The Agenda -> Correcting a historical anomaly in Israel. 

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The Agenda -> Correcting a historical anomaly in Israel. 

The Heritage Foundation
Dec. 05, 2017
It’s another busy week on Capitol Hill. Here is your weekly insight: Today the Supreme Court will consider the case of Jack Phillips. Heritage experts say his case could be as significant as Roe v. Wade. We explain why. Also, the Senate passed its tax reform bill but let’s not lose sight of the opportunity to rein in spending. Heritage experts know how Congress can do it. Plus, a big move could come from the White House this week on Israel—and it’s important to do it correctly. Take notes, we have your conservative policy solutions right here. —Michelle Cordero, Managing Editor,
A case as significant as Roe v. Wade. 
Today, the Supreme Court will consider the case of Jack Phillips, a Colorado cake designer who owns Masterpiece Cakeshop. Phillips declined to create a custom cake for a same-sex wedding and the state of Colorado punished him. Phillips was ordered to create cakes for same-sex weddings and to teach his employees, including family members, the state’s view of marriage. In this case, the Supreme Court will determine how much power government authorities have to override the consciences of those who dissent from the government’s view of marriage. “If the Supreme Court says Jack can’t act in accordance with his beliefs about marriage, it might one day also say that faith-based schools and charities can’t act in accordance with their beliefs. Many professions could be affected,” says Emilie Kao, director of Heritage’s Richard and Helen DeVos Center for Religion & Civil Society. Read more about this case and why it’s critical for the future of religious freedom and freedom of speech.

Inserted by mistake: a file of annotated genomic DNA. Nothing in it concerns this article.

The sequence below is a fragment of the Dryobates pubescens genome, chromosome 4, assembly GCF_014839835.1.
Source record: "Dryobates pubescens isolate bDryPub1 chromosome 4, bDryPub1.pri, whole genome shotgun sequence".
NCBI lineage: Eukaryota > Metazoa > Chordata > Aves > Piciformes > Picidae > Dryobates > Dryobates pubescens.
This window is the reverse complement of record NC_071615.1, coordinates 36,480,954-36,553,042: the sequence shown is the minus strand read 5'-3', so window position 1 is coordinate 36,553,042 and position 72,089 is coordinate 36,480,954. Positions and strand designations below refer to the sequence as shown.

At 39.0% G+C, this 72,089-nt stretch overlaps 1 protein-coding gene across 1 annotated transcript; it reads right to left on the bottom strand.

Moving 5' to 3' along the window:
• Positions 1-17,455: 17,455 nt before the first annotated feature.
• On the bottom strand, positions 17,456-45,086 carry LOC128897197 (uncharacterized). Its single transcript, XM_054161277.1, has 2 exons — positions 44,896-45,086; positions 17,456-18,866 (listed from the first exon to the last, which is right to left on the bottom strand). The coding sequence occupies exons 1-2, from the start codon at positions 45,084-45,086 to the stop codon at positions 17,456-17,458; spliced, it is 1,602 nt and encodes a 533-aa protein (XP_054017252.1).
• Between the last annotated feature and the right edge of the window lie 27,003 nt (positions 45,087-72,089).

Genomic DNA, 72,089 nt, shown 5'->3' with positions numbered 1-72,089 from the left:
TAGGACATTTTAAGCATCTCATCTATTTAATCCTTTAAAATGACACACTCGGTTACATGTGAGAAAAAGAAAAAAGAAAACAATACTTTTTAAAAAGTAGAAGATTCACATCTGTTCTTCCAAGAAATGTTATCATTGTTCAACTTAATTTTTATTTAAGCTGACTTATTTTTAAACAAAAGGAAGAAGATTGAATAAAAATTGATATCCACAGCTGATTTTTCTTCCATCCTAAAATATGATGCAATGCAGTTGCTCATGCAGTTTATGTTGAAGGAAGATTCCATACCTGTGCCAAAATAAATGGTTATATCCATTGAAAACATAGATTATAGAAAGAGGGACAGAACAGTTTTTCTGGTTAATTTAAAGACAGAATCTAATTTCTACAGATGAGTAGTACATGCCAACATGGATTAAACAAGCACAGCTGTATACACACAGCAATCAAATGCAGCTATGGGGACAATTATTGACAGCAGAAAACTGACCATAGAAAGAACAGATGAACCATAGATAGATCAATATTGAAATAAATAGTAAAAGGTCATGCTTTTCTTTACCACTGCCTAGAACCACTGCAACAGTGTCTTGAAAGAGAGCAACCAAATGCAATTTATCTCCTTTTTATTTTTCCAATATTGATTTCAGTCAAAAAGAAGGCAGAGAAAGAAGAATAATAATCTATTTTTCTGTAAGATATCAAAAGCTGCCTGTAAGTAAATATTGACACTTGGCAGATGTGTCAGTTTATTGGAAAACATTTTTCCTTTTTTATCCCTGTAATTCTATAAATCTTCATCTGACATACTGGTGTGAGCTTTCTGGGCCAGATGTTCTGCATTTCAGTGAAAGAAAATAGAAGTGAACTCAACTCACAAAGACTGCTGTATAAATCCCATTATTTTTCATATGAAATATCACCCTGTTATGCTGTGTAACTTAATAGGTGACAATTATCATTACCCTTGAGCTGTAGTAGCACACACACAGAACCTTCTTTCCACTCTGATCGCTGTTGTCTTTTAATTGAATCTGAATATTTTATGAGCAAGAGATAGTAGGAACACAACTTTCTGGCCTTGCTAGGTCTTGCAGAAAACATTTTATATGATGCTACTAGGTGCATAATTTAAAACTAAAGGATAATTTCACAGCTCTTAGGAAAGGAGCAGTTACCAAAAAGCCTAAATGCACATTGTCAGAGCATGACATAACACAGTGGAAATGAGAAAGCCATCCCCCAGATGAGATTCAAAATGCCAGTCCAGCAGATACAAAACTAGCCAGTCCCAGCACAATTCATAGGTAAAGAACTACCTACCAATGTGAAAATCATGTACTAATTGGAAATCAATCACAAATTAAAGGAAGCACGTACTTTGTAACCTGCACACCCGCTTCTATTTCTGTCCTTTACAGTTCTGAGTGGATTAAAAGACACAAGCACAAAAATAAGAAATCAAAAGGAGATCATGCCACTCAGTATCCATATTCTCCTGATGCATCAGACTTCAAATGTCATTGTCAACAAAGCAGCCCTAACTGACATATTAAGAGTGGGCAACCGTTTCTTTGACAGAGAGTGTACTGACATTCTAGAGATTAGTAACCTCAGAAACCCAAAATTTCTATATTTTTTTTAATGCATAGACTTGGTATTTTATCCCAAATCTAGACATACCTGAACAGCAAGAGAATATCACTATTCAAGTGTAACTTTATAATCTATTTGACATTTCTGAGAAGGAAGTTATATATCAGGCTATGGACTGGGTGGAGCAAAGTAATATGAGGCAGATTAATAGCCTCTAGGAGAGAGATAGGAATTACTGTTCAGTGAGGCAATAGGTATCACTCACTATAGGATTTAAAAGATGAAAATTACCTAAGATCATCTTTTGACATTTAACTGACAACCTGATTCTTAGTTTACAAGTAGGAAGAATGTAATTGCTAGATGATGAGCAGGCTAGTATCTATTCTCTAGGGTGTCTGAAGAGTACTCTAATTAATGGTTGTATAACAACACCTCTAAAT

It’s time to right-size government spending.
Early Saturday morning, the Senate successfully passed its tax bill, 51-49. The House and Senate will now have to work aggressively to reconcile the differences between their bills through a conference committee. Both the House and Senate bills are a big improvement to America’s out-of-date tax code and should boost the economy, leading to more jobs and higher wages for working Americans. But beyond tax reform, Congress still has much work to do. Government funding expires on Friday. Before then, both chambers of Congress will have to strike a deal in order to fully fund the government. “While Congress is doing the critical work of reforming the U.S. tax code, it must not neglect opportunities to right-size government spending,” says Romina Boccia, deputy director of the Thomas A. Roe Institute for Economic Policy Studies and Grover M. Hermann research fellow. “As the late Milton Friedman reminded us, spending is the true tax. Deficit spending is simply deferred taxation, and today, both spending and deficits are on an upward trajectory.” Read Heritage’s latest on how Congress can rein in spending.
Correcting a historical anomaly in Israel.
This week, the Trump administration is expected to make a decision on whether to move the embassy in Israel from Tel Aviv to Jerusalem and recognize Jerusalem as Israel’s capital. Both would be substantial foreign policy moves with far-ranging implications. “The move could also make uniting the Arabs in the face of the Iranian threat much more difficult,” says Jim Phillips, a senior research fellow in Heritage’s Douglas and Sarah Allison Center for Foreign and National Security Policy. “Iran wins when the Arab world is divided. The Trump administration can mitigate some of the risks by making it clear that it is only recognizing West Jerusalem as Israel’s capital.” Read Phillips’ report on what standards must be met before moving the U.S. Embassy to Jerusalem.